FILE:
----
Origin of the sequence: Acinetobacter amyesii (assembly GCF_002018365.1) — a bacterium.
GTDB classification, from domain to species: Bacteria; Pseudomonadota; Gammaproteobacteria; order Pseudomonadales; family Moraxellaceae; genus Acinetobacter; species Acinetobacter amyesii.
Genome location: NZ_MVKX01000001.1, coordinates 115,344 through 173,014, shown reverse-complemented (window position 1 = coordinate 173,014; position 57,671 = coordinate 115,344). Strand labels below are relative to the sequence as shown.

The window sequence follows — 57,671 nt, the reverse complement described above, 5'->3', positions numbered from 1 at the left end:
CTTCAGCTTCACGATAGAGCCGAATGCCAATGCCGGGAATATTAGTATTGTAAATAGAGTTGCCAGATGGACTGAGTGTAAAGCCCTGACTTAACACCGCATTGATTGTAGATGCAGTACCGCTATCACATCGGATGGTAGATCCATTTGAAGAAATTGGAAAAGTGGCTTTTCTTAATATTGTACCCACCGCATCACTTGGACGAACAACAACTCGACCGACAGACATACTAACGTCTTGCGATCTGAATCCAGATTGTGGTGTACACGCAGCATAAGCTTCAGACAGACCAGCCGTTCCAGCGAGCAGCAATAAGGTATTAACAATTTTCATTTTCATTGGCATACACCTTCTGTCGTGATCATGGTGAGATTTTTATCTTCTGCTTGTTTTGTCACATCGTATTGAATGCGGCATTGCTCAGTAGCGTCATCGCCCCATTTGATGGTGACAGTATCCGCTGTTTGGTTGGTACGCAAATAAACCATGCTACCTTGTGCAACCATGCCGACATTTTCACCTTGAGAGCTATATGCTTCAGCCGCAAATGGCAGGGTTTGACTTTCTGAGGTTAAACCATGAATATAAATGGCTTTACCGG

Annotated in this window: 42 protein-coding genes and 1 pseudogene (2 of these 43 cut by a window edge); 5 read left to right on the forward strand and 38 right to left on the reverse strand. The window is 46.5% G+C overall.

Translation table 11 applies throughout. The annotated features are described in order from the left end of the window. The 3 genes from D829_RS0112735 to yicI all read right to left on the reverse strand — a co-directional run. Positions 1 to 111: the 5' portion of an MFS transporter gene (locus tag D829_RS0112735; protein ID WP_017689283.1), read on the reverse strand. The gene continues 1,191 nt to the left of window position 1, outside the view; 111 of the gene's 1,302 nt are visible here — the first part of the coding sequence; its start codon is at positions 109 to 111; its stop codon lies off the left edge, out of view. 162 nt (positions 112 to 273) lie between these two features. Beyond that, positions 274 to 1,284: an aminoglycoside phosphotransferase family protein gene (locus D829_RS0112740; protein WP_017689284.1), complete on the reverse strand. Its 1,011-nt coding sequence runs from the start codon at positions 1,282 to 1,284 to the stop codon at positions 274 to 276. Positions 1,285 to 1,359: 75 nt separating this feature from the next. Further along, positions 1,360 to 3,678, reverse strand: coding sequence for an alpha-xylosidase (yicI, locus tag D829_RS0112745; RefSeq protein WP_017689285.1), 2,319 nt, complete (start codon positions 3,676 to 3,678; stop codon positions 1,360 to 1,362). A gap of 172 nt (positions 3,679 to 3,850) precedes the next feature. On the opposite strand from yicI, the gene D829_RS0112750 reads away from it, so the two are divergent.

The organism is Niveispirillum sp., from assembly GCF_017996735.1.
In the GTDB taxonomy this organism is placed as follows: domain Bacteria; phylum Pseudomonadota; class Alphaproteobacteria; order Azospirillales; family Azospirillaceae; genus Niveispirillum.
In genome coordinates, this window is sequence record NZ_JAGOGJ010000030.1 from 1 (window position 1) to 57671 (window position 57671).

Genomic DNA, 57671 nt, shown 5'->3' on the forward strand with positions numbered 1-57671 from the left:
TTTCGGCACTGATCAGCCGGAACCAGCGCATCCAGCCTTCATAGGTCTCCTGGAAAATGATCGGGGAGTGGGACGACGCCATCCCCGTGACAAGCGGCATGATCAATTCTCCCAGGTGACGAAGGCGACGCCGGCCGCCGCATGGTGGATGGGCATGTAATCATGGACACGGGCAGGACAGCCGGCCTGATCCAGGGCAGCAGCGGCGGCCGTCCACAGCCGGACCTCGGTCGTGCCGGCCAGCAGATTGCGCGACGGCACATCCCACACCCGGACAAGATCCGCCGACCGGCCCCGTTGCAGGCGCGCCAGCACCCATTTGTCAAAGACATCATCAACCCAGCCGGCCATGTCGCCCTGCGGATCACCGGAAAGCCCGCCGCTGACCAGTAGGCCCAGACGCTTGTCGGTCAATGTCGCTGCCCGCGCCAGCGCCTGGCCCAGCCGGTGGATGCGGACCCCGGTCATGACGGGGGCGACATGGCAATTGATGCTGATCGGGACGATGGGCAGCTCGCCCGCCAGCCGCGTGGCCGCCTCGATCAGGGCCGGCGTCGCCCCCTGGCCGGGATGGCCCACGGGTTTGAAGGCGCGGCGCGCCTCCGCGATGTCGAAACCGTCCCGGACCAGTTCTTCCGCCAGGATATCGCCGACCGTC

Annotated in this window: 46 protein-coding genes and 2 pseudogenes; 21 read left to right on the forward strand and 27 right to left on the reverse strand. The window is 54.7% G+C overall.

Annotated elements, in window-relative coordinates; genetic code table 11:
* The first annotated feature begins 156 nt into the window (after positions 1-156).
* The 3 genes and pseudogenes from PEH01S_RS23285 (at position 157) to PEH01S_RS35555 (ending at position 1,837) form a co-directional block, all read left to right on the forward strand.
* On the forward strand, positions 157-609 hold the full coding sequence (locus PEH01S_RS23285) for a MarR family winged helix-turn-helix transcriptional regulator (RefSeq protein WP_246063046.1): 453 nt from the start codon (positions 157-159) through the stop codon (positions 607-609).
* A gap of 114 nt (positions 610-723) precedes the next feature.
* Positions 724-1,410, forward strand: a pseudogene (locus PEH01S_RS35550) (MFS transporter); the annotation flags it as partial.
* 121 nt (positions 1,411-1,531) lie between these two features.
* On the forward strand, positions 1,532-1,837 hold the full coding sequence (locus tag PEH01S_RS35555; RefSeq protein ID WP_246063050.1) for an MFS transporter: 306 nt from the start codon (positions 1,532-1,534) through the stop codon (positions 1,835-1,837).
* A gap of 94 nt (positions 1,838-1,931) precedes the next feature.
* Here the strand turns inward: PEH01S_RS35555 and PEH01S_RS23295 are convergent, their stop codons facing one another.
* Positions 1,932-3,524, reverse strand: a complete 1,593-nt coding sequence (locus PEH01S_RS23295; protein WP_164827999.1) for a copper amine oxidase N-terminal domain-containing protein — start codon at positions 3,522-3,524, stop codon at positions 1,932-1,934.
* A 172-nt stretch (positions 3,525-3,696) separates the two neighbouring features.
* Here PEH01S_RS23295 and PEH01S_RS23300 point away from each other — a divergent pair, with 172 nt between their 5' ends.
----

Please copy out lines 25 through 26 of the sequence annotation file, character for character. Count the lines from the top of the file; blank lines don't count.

* A 172-nt stretch (positions 3,525-3,696) separates the two neighbouring features.
* Here PEH01S_RS23295 and PEH01S_RS23300 point away from each other — a divergent pair, with 172 nt between their 5' ends.